Paragona campus in the Norwegian media

Our campus was visited by a reporter from Norway. He was observing the doctors during the Norwegian class. Below the link to the video and article:



Czech and Spanish doctors learn Norwegian here in Poland

Stream of doctors from all of Europe to Norway after financial crisis

WARSAW ( Dagbladet ): – Where does it hurt?

– I have a pain in the pipes …? ?… the ears !

The Polish doctor Mohammed Kordia (34) sits in a classroom in Warsaw and stutters sentence after sentence in Norwegian. Norwegian teacher Oliwia Szymanska (30) asks, corrects and asks again.

Kordia has shown the interest for a physician job in Scandinavia through the recruitment and training company Paragona. To get such a job, he needs to get through three months of Norwegian language training in Poland. But to be allowed to start the training, he must show that he is able to learn Norwegian fast enough. Therefore he has been given a sheet of Norwegian phrases, that he should read up for Oliwia.

Mosjoen and Haugesund
Czech Jan Novotny (36) and Spanish Sofia Fernandez (33) sit in the next room. They came through the cracks and are almost done with the course in Poland. Now they are taught health law by attorney and health law expert Knut Erling Nyheim.

– You are going to work in Norway. Where to? – ask Nyheim .

– I’m going to Mosjoen – says Jan.

– I’m going to Haugesund – says Sofia.

Spain, Greece and Croatia
After the New Year they will work in Norway. They are two of the growing number of physicians who come from all over Europe to work in Norway . Paragona alone has sent 100 doctors, nurses, pharmacists and psychiatrists to Norway over the past five years. Previously, they were mostly Poles. After the financial crisis, the applicants come from other parts of Europe.

– Before we worked only with Polish doctors. Today, we recruit from 16 EU countries and applicants from countries such as Greece, Spain, Czech Republic and Portugal. And Croatia, after they joined the EU, says Søren Vad, who is responsible for scheduling the courses.

Looking forward
Sofia Fernandez is a pathologist. In her home city, Madrid, she had only received only brief, temporary positions. No predictability. Not able to take out a mortgage.

– I wanted a better contract. And better pay – says Sofia.

She moves with her husband , who is interior designer. They were both in Haugesund when Sofia was at the interview.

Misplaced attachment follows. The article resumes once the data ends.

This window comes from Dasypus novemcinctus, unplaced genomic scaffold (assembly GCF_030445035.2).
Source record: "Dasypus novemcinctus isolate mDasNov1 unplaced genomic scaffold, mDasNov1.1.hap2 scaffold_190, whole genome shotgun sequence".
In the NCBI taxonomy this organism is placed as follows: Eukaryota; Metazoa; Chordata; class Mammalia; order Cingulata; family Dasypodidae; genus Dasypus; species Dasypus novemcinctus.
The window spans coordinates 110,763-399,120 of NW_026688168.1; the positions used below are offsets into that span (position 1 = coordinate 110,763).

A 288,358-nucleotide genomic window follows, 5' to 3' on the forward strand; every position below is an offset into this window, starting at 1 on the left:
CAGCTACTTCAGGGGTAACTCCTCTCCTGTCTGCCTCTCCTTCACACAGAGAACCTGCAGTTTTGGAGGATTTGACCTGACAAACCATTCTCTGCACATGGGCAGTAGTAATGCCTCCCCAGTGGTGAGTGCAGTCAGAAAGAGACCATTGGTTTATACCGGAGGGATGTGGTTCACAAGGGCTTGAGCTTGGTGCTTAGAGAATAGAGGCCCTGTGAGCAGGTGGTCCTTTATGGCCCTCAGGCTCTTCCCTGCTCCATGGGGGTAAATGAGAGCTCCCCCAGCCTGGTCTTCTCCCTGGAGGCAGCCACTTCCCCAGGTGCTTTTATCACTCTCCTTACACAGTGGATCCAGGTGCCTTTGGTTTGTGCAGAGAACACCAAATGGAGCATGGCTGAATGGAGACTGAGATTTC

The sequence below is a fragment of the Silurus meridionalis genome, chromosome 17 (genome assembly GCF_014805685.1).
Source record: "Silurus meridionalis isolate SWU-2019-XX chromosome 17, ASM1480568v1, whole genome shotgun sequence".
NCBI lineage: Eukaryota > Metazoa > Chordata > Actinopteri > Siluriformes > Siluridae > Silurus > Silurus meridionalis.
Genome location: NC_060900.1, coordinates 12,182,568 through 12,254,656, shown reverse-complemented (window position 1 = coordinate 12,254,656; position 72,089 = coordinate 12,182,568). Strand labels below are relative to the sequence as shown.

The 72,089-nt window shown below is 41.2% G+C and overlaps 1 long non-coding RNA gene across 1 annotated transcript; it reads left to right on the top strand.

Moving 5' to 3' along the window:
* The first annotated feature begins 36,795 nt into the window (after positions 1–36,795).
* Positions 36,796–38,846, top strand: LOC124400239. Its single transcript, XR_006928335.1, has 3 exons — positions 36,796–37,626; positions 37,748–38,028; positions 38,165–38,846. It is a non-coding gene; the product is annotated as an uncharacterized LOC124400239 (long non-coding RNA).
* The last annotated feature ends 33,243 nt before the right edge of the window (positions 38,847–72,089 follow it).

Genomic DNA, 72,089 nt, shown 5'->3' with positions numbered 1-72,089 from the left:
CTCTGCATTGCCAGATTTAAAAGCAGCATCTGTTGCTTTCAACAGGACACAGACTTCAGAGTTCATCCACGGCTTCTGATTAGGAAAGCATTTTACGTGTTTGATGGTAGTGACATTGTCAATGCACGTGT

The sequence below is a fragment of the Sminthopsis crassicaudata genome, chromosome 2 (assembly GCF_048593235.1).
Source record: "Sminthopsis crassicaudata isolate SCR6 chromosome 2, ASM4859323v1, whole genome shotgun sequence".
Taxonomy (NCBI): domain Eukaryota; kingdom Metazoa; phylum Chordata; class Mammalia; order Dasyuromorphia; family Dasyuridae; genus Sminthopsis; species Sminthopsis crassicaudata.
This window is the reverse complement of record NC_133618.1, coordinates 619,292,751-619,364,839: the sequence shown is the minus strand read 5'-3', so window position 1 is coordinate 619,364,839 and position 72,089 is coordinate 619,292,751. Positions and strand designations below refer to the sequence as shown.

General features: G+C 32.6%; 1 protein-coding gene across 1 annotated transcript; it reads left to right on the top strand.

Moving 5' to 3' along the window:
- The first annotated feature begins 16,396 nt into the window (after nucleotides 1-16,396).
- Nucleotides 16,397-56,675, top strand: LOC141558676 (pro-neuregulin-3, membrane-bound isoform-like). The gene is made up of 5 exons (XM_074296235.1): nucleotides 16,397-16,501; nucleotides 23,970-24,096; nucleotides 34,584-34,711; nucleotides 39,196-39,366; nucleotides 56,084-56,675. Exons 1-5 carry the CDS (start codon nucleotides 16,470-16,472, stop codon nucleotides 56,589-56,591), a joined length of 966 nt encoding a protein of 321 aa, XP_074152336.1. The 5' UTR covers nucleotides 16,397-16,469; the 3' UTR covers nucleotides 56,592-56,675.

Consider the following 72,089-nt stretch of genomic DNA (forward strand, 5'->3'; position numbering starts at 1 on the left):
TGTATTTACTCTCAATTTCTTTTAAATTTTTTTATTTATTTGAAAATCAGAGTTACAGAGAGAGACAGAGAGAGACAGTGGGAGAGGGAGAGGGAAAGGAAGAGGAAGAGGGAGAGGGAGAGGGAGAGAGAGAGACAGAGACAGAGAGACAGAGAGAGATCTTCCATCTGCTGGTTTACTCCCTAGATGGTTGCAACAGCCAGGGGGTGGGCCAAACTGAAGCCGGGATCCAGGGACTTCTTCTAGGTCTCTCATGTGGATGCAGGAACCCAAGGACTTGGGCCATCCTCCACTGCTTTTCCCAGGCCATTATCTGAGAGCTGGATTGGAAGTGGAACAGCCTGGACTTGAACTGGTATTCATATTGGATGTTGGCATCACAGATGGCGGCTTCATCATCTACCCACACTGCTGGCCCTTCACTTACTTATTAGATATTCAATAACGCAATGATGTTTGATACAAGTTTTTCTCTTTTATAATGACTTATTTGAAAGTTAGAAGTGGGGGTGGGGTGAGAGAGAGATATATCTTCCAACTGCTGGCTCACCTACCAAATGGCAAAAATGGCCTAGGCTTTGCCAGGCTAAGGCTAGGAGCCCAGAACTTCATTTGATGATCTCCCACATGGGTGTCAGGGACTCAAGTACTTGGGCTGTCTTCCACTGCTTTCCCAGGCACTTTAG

– We are looking forward to it – she says.

Jan is gastroenterologist. He is looking forward too.

– I want to move to a country where there is not such great class contradictions. Where one is not seen strange just because of a higher education. And I want to work in a country with a slightly different health system. In the Czech Republic it is expected that all doctors work 70-80 hours a week – he said.

Dialect crash course
Søren Vad estimates that 60-70 percent of instruction is in Norwegian language, the rest in Norwegian medical terms and terminology. And health law. One of the most difficult is added to the last days of the course: Dialects.

– It is a dialect crash course. We begin with Skarre -r, says Søren Vad.

Paragona has sent health personnel to all the Norwegian health authorities. Most of them have ended up in Western and Northern Norway.

– Stavanger dialect is difficult to teach. It is difficult to explain to students that some may say “What is the clock ” and not ” what is the time”, says Norwegian teacher Magdalena Solarek (28).

– Many also suffer with words like as “what”, “why” , “how” and “where”.

Norwegian teachers in Poland have also learned that prepositions can be difficult for students.

– Many of the nurses said that they give medication “to” the butt , says Oliwia Szymanska.

Pia Tjelta movies
In addition to the intensive teaching the doctors Norwegian listen to music and watch Norwegian films.

– Movies with Pia Tjelta are good to teach them Stavangerske – says Solarek.

The first three months in Norway Jan and Sofia will work 80 percent and have 20 percent tuition. They will not work alone with patients. After three months in Norway, and about three months in Poland ahead, they should be able to work more independently.

– After 6-7 months they tend to be at a good level. They are doing more on their own. And they start talking dialects – says Solarek.

And what happens Mohammed Kordia, the man who said he had pain in the “pipes ?” Before he gets to the campus, he must go through several tests including psychological counseling, as all the other applicants. The company must make sure that everyone who is taken on is able to complete the course and work in the country they are going to.

– I would like to work in Norway or Sweden – he said.
(Translation by Paragona)

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